The atmosphere of threat and darkness suggested by the gloomy atmosphere of these illustrations might well have amplified the sense of threat hanging over Richard in a more direct way than the emblems of the spider's web or the cat and mouse that Phiz uses in his more Hogarthian vein. However, it is questionable whether such a presentation would have meshed well with an attempt to portray the characters in this moment. The two other plates I have mentioned work so well because we are shown a place whose atmosphere works an emotional effect upon the viewer. In trying to represent the emotion of character, Phiz seems to have less freedom to create such an evocative setting. [Lucy Barnes, MA Candidate, English 2560O, "Victorian Literature and the Visual Arts," Brown University 2007]

Q. D. Leavis has criticized this Vholes-Carstone plate on the grounds that it depicts Mr. Vholes in terms of a "Hogarthian satiric mode" which is no longer Dickens', and that Phiz "conveys nothing of the sinister ethos that emanates from Mr. Vholes in the text of the novel." (Leavis, p. 360.) Mrs. Leavis' assumption is that the only proper function of illustrations like Browne's is to mirror the import of the text, but, as I have shown, an illustration may present a point of view and bring out aspects which are not overtly expressed in the text. Mrs. Leavis also fails to differentiate multiple purposes in Dickens. In describing Vholes's office, Dickens himself employs Hogarthian techniques, first conveying the decay and dirt, the "congenial shabbiness" of Symond's Inn, and then the "legal bearings of Mr. Vholes." The office is described in detail worthy of Hogarth, and then the narrative takes another turn and speaks of the "great principle of English law," i.e., "to make business for itself' (ch. 39, p. 386). Throughout the page-long discussion of the 'Wholeses," Dickens uses metaphors which border on the emblematic: the law is a "monstrous maze," Vholes and his tribe, cannibals, and the [143/144] lawyer is "a piece of timber, to shore up some decayed foundation that has become a pit-fall and a nuisance" (p. 386). In the interview with Richard, Dickens describes some blue bags stuffed in the way "the larger sort of serpents are in their first gorged state," while the office is "the official den" of predators (P. 387). And most Hogarthian of all, and a detail which turns up in the illustration, "Mr. Vboles, after glancing at the official cat who is patiently watching a mouse's hole, fixes his charmed gaze again on his young client" (p. 388). [Steig, 143-144]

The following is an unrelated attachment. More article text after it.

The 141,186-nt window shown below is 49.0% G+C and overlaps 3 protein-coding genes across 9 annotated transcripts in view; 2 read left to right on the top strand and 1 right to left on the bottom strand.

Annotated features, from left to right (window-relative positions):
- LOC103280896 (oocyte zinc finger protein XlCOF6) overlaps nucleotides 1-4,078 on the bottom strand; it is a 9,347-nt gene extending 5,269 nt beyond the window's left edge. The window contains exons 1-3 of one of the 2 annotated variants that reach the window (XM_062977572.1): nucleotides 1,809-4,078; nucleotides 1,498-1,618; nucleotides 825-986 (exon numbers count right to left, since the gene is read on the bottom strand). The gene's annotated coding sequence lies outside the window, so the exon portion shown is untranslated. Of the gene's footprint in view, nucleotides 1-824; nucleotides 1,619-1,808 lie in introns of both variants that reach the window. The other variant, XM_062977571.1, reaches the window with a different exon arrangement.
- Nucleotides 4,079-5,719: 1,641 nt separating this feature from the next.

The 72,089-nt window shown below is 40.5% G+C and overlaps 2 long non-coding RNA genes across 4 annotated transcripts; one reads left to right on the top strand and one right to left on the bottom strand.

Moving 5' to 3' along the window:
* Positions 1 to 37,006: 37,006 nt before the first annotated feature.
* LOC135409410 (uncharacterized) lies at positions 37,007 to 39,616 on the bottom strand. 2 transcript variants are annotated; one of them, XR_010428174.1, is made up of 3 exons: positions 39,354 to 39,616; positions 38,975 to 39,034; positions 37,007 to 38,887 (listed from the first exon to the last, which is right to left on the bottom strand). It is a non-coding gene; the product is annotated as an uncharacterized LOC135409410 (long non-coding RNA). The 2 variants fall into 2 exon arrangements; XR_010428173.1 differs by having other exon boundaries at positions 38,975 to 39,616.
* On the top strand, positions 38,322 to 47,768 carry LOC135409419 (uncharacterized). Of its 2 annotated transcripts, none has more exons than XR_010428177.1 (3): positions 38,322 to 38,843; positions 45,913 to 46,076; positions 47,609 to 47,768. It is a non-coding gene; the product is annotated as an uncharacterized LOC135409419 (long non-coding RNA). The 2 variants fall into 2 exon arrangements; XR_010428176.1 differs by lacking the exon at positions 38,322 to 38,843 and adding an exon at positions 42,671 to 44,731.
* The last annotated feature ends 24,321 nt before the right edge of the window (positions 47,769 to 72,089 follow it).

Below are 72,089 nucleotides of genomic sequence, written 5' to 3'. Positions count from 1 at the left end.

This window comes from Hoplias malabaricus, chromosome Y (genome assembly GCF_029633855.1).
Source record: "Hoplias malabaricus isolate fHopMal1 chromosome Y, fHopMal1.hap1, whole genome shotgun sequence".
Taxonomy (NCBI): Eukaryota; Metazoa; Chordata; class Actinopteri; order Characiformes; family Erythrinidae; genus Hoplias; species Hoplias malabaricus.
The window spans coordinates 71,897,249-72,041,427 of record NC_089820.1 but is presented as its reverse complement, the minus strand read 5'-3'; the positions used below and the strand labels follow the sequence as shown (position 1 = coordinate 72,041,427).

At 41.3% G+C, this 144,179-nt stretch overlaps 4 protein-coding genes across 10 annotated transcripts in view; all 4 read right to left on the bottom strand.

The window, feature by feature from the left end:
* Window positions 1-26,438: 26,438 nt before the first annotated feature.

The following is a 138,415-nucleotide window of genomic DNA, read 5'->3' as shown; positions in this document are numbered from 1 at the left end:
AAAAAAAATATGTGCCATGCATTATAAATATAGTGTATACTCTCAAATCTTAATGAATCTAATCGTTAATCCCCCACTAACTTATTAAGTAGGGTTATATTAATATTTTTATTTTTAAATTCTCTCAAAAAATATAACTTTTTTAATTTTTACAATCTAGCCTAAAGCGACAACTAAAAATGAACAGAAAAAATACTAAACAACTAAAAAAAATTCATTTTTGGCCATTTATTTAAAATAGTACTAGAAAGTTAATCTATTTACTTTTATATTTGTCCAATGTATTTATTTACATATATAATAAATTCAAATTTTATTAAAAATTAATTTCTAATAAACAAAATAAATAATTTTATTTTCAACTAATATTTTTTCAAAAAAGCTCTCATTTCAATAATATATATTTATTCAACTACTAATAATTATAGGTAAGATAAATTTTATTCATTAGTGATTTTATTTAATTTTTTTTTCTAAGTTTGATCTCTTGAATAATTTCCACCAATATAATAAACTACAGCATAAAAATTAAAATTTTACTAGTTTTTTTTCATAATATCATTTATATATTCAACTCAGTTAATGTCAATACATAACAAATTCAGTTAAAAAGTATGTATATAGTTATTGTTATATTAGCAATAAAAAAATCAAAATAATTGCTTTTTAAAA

Other Series' Illustrations of Richard Carstone's devious solicitor (1867 through 1910)

Left: Fred Barnard's "strait" rather than satirical depiction of the lawyer Vholes, with a skeptical Esther Summerson: "Miss Summerson," said Mr. Vholes, very slowly rubbing his gloved hands, . . . ." This was an ill-advised marriage of Mr. C.'s." (1873). Centre: Sol Eytinge, Jr.'s dual portrait of a different pairing: Mr. Woodcourt and Vholes (1867). Right: Harry Furniss's satirical portrait of the unscrupulous lawyer: Mr. Vholes and Richard (1910).

Related Material, including Other Illustrated Editions

Image scan and text by George P. Landow; additional text by Philip V. Allingham. [You may use this image without prior permission for any scholarly or educational purpose as long as you (1) credit the person who scanned the image, and (2) link your document to this URL in a web document or cite the Victorian Web in a print one.]


Dickens, Charles. Bleak House. Illustrated by Hablot Knight Browne ("Phiz"). London: Bradbury & Evans. Bouverie Street, 1853.

_______. Bleak House. Project Gutenberg etext prepared by Donald Lainson, Toronto, Canada (, with revision and corrections by Thomas Berger and Joseph E. Loewenstein, M.D. Seen 9 November 2007.

Steig, Michael. Chapter 6. "Bleak House and Little Dorrit: Iconography of Darkness." Dickens and Phiz. Bloomington & London: Indiana U. P., 1978. 131-172.

Vann, J. Don. "Bleak House, twenty parts in nineteen monthly instalments, October 1846—April 1848." Victorian Novels in Serial. New York: The Modern Language Association, 1985. 69-70./

Created 14 November 2007

Last modified 16 March 2021